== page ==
I had the privilege to present on Research Based Team Performance Principles and Practices on Thursday at the New Jersey Home Care and Hospice Association’s Annual Conference in Atlantic City. This article will summarized the five top principles and bonus tips in this blog from that talk. By applying these principles you will see improved team performance, collaboration and innovation. For those who want to listen to the full presentation, here is the link in podcast format.
Improving team performance is a science and not an art.
(1) It’s My Turn: everyone talks in equal measure, briefly and concisely.
This means that as a leader or team, you don’t allow the quick members to hide and the more talking team members to dominate. To accomplish this the team or leader need to have good facilitation and meeting practices. In my experience, and certainly, I was no exception, the leader is the biggest violator of this principle.
If you really want to see and get a sense if this principle is being followed in your group, record a 15 to 30 section of a meeting. As a group listen to who is talking, how you are all communicating, and who you have not heard from. With this non-biased feedback of audio, both the dominant and quiet team members will adjust their behavior with some gentle coaching and feedback.
Tip 1: Implement a round robin system of discussion and use a timer to ensure that everyone shares in equal measure
(2) Uninterrupted Eye Contact: face to face is superior.
The data is clear. There is no substitute to the effectiveness of face to face communication. According to Sandy Petland, MIT researcher, how teams communicate is a bigger determining factor of success than the content of the exchanges. High performing teams have members square off with each other, make eye contact and are animated in their discussions. The facts are, while telephonic and video conference are good tools for communication, they come a distant second to quality face to face exchanges in driving performance. The worst form of communication in terms of driving performance, is text and email. So put down the keyboard and go make uncomfortable eye contact with a team member right now!
Tip 2: Create a common area for discussions/meetings and a common time for breaks so that the entire team can socialize and strengthen connections in this informal setting. The best teams are doing this and experiencing remarkable performance increases.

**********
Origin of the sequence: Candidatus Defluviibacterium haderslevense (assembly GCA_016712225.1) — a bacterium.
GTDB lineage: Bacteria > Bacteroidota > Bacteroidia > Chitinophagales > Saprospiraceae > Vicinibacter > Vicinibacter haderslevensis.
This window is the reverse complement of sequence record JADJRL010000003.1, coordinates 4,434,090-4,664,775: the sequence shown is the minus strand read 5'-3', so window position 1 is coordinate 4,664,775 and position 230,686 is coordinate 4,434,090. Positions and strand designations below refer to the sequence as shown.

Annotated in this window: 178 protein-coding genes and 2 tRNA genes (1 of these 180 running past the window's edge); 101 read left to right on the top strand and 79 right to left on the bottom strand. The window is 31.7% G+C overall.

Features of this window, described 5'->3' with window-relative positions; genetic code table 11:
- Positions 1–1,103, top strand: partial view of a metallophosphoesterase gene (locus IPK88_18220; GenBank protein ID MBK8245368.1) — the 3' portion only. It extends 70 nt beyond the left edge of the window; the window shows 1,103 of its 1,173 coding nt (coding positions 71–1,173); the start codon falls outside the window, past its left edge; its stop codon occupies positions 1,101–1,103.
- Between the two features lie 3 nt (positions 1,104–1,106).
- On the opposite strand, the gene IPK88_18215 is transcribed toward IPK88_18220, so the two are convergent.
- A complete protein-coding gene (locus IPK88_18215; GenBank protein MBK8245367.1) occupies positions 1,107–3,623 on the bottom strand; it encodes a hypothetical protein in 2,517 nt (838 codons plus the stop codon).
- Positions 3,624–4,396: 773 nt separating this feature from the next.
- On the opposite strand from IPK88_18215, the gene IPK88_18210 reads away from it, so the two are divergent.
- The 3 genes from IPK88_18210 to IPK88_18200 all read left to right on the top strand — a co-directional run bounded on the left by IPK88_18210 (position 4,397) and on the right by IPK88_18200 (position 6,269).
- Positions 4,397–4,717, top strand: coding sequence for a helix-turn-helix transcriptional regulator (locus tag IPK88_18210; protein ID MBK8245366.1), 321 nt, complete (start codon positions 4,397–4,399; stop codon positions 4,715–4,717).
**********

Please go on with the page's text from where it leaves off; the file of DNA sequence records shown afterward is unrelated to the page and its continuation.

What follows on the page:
(3) Everyone All Connected: a decentralize communication structure is best.
High performing teams use a decentralize communication structure. The enemy of this structure is you being the middleman. Don’t fall into this seductive trap of being the fixer. You know what I mean, having the deli counter style line with employees waiting to get your wisdom and to solve their issues. The more you can encourage team members to talk to each other and solving each other’s challenges, the stronger and more high performing the team will be.
Tip 3: When they come to you to complain or ask for help, send them back to their peers for resolution and answers. Tell them why you are doing this so they don’t think you are being a lazy leader.
(4) Be Spies: get insight and inspiration outside the group.
A hallmark of team performing teams is gleaning insight and information from new sources outside the team. High performing teams don’t let outside noise get in the way of getting the job done. The best and most innovative teams will periodically seek inspiration outside of their work groups, disciplines, and organizations. High performing teams never let this outside reconnaissance interfere with high quality team interactions. High performing teams use this approach to enrich and energize the exchanges within their teams.
Tip 4: Hold regular show and tell sessions (yes like from childhood) to encourage this seeking and sharing outside inspiration. This is a must when innovation matters.
(5) Be a Transformer: transformational leadership improves team performance.
Twenty years and hundreds of research studies have confirmed the impact of this leadership style. Transformational leadership is authentic, competent and inspirational leadership. So what does this mean? While senior leadership may be impressed by your eye popping cost saving spreadsheets, these tools fall short and fail to light the fire of team. What people want is a leader who demonstrates commitment to the work and cares enough about the team, the organization, and the client to articulate a compelling vision. The truth is people want to be challenged to reach high. To move the team forward, you got to have an elevated message hits the heart and stimulates imagination.
Tip 5: Craft and communicate a vision that appeal to the hearts, emotions and values of your team members.
Leading teams effectively is a rewarding and often an exhausting responsibility. Great leaders lighten their load by igniting passion, creativity and drive in the team. They use this energy to focus the team on a shared victory. The highway to high performing teams will require you to make a pit stop from time to time to take stock of how you and the team are doing against the principles highlighted above. Use this checklist to evaluate your team’s progress against these principles. Please don’t go it alone. Share this article with your team and co-workers to create a community of knowledgeable high performers.